Singapore: Get Closer to Nature

January 1, 1970

by Beatrice Loh

Escape the hustle and bustle of the city, and embrace the naturistic side of Singapore.

Have you been to Singapore several times and have visited every famous tourist sightseeing places? Are you looking for a change of scenery and atmosphere? Are you looking for places to escape the hustle and bustle of this concrete jungle? Then you’re in the right article!
Personally, I’m not one who loves crowds and I love being close to nature. I took a few years to properly explore parts of Singapore and found places I really enjoy going to.

As these places are outdoors, here are a few tips for visiting these places.
1. Weather forecast. Check the weather forecast the night before your trip just in case it rains. You wouldn’t want to be caught in a middle of a terrible weather that will ruin your entire day.
2. Wear comfortable clothes — preferably short sleeves/spaghetti strapped (For ladies) and shorts — as the weather in Singapore is humid and the heat can be stifling at times
3. Visit these places during the weekdays or off-peak periods. The early morning or late evening would be a good time as the heat isn’t too unbearable and the majority of the people are at work or school.
4. Bring a bottle of water! This is most important. You wouldn’t want to be dehydrated along the way of your trip.
Now, let’s get started!


Things to do:
– Hike
– Cycle
– Experience the village lifestyle
– Enjoy fresh coconut water after a long hike
Personal experience:
A friend and I spent a night at the airport because it was closer to Pulau Ubin. We wanted to get up early to catch the sunrise there. If you ever decide to sleep at the airport, don’t forget to wear long pants and long-sleeved shirts. Jackets are essential because it was freezing! Fast forward to the next day, we woke up and had a quick breakfast at Macdonald and we took the train from Changi Airport to Tanah Merah station and switched to take a bus to the Ferry Terminal.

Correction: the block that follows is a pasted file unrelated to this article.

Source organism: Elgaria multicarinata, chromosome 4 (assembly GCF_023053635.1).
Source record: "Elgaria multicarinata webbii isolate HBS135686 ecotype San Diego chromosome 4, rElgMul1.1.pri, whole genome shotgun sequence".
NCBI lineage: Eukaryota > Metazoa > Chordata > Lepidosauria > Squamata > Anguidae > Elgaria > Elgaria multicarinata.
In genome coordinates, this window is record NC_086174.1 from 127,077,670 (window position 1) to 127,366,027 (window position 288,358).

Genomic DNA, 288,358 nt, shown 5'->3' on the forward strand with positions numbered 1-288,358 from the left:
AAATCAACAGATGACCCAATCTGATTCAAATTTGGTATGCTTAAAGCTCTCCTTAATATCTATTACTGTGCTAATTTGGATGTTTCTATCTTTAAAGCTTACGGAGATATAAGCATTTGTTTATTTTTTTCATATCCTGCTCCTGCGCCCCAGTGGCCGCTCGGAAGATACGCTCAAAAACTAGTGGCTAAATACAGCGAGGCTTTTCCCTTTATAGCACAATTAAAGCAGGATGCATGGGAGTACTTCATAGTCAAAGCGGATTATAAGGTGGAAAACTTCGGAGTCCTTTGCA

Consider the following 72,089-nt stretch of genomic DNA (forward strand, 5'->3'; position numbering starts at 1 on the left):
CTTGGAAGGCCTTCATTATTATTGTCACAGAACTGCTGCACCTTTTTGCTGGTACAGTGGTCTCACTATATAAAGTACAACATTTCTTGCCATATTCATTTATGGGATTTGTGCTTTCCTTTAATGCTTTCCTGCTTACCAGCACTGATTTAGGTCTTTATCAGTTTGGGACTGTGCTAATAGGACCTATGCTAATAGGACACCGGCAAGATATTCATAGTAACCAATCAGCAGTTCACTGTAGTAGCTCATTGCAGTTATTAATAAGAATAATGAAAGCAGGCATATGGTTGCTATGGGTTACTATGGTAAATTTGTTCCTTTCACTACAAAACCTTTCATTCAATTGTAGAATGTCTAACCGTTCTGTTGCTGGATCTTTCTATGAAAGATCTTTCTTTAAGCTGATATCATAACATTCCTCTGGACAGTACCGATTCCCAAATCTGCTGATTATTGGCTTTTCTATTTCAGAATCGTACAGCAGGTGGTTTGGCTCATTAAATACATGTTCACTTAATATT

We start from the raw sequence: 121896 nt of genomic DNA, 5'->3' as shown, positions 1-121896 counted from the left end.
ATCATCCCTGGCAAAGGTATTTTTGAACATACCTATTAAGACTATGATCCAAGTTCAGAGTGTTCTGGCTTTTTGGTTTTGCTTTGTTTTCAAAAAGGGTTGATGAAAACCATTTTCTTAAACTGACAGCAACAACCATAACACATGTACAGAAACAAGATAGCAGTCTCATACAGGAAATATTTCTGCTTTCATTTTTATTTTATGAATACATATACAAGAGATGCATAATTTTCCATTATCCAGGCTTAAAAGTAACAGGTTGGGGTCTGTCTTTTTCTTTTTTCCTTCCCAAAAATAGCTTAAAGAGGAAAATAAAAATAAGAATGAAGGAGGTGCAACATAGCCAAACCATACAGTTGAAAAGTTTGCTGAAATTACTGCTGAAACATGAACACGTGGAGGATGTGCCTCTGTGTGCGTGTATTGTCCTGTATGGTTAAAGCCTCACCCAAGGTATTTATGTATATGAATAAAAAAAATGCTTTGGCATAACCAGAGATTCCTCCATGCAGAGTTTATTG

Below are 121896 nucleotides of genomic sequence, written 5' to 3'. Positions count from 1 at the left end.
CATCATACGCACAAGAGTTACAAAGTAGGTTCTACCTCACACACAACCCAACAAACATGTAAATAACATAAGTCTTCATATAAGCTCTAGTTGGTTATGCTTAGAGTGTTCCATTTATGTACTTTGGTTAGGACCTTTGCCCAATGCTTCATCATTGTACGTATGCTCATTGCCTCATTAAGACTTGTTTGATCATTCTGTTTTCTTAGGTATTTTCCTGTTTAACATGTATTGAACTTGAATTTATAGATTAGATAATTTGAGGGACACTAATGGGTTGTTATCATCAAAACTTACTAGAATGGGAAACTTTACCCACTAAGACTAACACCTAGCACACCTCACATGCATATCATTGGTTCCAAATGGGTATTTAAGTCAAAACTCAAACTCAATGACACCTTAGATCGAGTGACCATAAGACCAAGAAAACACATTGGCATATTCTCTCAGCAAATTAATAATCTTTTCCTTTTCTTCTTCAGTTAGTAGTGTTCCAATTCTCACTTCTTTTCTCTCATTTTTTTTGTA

It was a weekday and there wasn’t any crowd or queue. We only waited for 20 minutes to board the ferry and the ride was about 10 minutes. You can take your time to see the whole of this island and experience the “kampong” life. This is one of the last few rural areas we have in Singapore. If you look around you, you’d notice they have overhead electric cables instead of underground ones.

Upon arrival, you’ll come across a store that sells fresh coconut water and up ahead, there’s a bicycle rental shop.








This isn’t the first time visiting Pulau Ubin as I have attended school camps that were organized here. Our goal for today was to trek up Puaka Hill. We managed to do it by noon and we could see the rainwater reservoir from there. Surprisingly, the island was really quiet and I barely bumped into anyone along the way. I wouldn’t advise you to trek in the late evening because it gets dark really fast. There aren’t any street lamps in certain parts of this island and it can be dangerous if you get lost alone. But don’t worry, try to go in the early morning when the sun is rising. The cool morning breeze is sure to wake you up!